The Society at Work

 

Fisheries management has come a long way in the last 20 years … Trout fisheries, whether wild or stocked, depend on the physical, chemical and biological quality of the habitat, including good water quality, flows, cover and invertebrate life for food. For wild trout, the need for good habitat may extend throughout large areas of the catchment. However, with increased pressure on water resources, tighter regulation from Westminster and Brussels and the wider public demand for the conservation of all species, not just trout, it soon becomes evident that managing chalk rivers can be an extremely challenging business.

In order to meet these challenges the Society employs a full-time professional team consisting of a fisheries manager, a head keeper and two river keepers, who manage the waters fished by members – all of which are either Sites of Special Scientific Interest (SSSIs) or Special Areas of Conservation (SACs) or both.

Operating in such sensitive environments, the Society has become an integral part of a larger community. After all, the conservation of the chalk stream environment is rarely straightforward; often it requires collaboration and partnership working with the local community, farmers, landowners, local authorities, water companies, conservation bodies and rivers trusts, as well as the Environment Agency and Natural England. For example, at the Winnall Moors Wildlife Reserve, where we fish the Itchen and its carriers at the historic site of Abbotts Barton, we work closely with the Hampshire and Isle of Wight Wildlife Trust through a dedicated Fisheries Management Group, providing a high quality fishing experience in a sustainable, more natural environment that’s under constant improvement, based on scientific evidence.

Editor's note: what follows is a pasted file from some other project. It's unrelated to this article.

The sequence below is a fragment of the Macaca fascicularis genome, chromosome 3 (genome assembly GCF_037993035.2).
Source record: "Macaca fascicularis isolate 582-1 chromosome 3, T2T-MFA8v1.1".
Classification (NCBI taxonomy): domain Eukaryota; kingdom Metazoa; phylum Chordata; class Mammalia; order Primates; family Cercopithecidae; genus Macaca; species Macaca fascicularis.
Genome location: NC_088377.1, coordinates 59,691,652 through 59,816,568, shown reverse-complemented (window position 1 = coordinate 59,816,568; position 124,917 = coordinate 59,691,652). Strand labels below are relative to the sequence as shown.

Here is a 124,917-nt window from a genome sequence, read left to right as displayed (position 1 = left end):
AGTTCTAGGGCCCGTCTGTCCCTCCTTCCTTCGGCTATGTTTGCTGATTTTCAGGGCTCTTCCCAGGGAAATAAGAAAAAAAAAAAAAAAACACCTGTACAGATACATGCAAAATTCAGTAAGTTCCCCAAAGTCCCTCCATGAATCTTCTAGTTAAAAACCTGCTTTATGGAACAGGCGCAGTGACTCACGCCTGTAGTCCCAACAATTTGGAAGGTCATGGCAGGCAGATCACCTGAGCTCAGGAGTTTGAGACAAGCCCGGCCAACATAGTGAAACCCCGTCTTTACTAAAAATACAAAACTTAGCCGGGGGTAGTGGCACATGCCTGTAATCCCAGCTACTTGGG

Whilst the evidence we gather through our own annual electric fishing surveys, invertebrate sampling and angler catch records suggests our wild trout populations and fly life are generally doing quite well we take nothing for granted and each year the Society undertakes river habitat improvement projects on at least one of its waters. During the last year, working alongside the Wiltshire Wildlife Trust, the Society was successful in securing Catchment Restoration Funding (CRF) for a large-scale project on the R. Avon, which aims to provide a self-sustaining, more natural river system and improvements to important river and water meadow habitats for a number of internationally rare and threatened SAC species, including Water Crowfoot (Ranunculus), Atlantic Salmon (Salmo salar), Bull head (Cottus gobio), Desmoulin’s Whorl Snail (Vertigo moulinsiana), Brook Lamprey (Lampetra planeri) and Sea Lamprey (Petromyzon marinus).

The Piscatorial Society is an active member of the Wiltshire Fishery Association and Test and Itchen Association and supports a number of charitable organisations that work to conserve, restore and improve our chalk rivers.

For more information about the Society, please email enquiries@thepiscatorialsociety.net